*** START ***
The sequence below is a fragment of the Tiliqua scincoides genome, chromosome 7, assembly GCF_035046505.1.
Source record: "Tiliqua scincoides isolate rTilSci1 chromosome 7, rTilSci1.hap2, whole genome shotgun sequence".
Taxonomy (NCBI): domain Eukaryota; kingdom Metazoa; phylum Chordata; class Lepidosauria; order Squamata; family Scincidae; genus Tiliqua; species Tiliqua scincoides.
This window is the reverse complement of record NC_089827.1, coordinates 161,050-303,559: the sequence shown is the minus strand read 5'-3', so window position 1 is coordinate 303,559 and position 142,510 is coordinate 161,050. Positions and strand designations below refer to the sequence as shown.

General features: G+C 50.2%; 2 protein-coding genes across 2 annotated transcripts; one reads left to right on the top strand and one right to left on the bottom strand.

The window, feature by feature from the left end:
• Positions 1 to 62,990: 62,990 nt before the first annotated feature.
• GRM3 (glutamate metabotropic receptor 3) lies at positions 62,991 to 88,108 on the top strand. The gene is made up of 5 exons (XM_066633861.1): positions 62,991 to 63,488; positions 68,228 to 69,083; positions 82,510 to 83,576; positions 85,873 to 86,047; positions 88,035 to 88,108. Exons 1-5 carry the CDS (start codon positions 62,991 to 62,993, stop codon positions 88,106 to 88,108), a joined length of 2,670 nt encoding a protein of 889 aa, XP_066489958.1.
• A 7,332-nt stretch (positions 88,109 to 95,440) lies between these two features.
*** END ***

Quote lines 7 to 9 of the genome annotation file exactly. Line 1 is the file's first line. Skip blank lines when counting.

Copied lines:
• Positions 1 to 62,990: 62,990 nt before the first annotated feature.
• GRM3 (glutamate metabotropic receptor 3) lies at positions 62,991 to 88,108 on the top strand. The gene is made up of 5 exons (XM_066633861.1): positions 62,991 to 63,488; positions 68,228 to 69,083; positions 82,510 to 83,576; positions 85,873 to 86,047; positions 88,035 to 88,108. Exons 1-5 carry the CDS (start codon positions 62,991 to 62,993, stop codon positions 88,106 to 88,108), a joined length of 2,670 nt encoding a protein of 889 aa, XP_066489958.1.
• A 7,332-nt stretch (positions 88,109 to 95,440) lies between these two features.